Quality issues, and dubious features (such as cheap -and potentially dangerous- aluminum electrical wiring) caused the US Congress to pass stricter standards for construction in 1974.

The National Mobile Home Construction and Safety Standards Act became law in June 1976. To get away from all of the negativity associated with house trailers or mobile homes in general, the product name was changed to "Manufactured Home", which was Federally mandated in 1980.

As the mid-20th century faded into memory, and Americans became more status conscious, the concept of living in a mobile home had become less desirable for many. 

Keeping up with the Joneses, 1980s-style, could require living well beyond one's means. This was done in a sprawling ranch house or "cluster mansion", often with two times the floor space actually needed by a family.

By 1974, the terms "trailerite" and "tin can tourist" had become archaic. Within a few years, trailer life would be dubiously depicted in various country & western songs, via websites such as "Missouri Trailer Trash", or on over-the-top TV shows such as Canada's "Trailer Park Boys".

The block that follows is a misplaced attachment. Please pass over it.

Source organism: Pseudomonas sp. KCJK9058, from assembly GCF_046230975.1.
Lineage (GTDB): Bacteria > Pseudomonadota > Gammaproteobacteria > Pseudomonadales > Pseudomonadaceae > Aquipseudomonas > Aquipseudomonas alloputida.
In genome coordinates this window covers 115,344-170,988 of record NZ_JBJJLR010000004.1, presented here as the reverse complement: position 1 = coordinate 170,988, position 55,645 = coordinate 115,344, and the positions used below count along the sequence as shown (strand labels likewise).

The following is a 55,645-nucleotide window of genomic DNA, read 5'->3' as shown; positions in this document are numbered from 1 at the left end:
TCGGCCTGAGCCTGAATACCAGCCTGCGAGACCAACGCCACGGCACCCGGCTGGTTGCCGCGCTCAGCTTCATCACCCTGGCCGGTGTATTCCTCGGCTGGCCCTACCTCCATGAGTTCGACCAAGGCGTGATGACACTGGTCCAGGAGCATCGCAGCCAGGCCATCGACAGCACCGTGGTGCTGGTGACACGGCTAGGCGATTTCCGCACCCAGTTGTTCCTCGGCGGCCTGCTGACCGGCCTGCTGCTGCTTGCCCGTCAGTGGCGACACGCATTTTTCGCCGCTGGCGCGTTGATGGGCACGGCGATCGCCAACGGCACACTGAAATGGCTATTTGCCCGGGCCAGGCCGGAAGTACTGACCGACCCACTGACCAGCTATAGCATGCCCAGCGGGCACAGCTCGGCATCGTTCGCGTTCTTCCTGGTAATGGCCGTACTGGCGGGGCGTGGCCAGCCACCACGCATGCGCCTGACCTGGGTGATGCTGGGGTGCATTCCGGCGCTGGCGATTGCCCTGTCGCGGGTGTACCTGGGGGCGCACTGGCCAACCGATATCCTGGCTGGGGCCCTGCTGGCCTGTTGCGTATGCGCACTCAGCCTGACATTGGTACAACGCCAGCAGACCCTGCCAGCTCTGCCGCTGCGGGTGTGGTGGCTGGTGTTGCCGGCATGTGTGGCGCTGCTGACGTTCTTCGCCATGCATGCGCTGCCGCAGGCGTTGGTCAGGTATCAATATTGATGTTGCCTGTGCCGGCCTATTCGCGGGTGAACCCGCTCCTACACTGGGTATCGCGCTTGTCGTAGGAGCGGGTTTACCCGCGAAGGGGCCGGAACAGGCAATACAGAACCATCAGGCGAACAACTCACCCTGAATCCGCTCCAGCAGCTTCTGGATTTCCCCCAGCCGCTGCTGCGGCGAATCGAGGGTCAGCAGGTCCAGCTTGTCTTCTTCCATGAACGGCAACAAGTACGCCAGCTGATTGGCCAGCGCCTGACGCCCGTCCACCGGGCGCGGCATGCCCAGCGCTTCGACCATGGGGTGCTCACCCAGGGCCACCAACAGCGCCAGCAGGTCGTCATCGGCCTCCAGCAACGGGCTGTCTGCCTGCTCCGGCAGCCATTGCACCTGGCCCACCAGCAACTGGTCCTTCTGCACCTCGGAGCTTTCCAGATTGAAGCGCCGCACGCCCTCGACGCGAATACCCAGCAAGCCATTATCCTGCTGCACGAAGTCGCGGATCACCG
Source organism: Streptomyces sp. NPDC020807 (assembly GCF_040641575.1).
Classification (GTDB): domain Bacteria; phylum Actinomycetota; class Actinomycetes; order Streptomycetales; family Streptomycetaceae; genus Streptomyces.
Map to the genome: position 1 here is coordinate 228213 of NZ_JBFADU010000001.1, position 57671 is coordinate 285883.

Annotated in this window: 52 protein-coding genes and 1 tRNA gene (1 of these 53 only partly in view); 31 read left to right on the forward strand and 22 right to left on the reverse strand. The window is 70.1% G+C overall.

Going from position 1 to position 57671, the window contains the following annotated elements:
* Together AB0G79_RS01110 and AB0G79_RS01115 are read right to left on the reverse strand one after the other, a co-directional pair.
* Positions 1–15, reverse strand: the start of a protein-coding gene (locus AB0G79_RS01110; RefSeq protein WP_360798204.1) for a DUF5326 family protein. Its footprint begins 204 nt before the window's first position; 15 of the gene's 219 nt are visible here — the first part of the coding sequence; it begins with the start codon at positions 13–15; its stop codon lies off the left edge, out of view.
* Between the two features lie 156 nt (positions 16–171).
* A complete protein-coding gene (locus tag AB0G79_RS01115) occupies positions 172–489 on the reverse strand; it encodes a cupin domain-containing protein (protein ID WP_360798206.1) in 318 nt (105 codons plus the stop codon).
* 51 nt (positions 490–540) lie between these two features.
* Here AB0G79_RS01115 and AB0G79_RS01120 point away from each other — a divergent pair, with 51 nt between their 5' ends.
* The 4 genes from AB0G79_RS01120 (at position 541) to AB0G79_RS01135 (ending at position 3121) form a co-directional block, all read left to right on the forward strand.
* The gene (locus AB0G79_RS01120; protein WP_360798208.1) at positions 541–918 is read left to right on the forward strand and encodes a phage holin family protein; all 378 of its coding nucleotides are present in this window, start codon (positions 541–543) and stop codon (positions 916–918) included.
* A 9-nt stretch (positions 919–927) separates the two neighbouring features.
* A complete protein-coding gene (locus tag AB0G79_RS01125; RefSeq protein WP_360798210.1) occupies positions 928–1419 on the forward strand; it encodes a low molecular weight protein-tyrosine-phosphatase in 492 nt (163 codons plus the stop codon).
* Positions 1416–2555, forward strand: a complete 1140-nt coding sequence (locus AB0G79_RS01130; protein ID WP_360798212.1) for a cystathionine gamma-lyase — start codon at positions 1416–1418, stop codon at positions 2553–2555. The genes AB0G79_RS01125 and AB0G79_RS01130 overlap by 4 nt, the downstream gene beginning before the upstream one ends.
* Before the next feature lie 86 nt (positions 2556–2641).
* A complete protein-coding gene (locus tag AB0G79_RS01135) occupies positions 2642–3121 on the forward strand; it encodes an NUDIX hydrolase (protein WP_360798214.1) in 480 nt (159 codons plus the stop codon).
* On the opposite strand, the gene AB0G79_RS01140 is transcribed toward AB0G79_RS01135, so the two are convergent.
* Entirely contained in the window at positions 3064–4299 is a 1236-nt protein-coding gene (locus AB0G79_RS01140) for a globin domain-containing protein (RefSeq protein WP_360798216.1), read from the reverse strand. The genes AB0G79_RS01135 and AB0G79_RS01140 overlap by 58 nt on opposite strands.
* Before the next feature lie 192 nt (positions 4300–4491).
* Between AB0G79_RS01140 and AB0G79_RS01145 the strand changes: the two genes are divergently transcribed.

However, the essence of the mid-century Trailerite culture lived on.  The "tiny house" movement began to gain impetus in the late 1990s. This promoted a 400 square foot abode as a trendy and environmentally-friendly alternative to the financed-to-the hilt, cluster mansion lifestyle. 

Today's tiny house takes minimalism to the max. Born out of economy and practicality, a typical tiny abode encompasses around 400 square feet and costs around 29,000 (US 2017) dollars. This price includes such options as a solar panel, instant propane water heater and hardwood flooring. 
Photo from Wikipedia / "Tammy"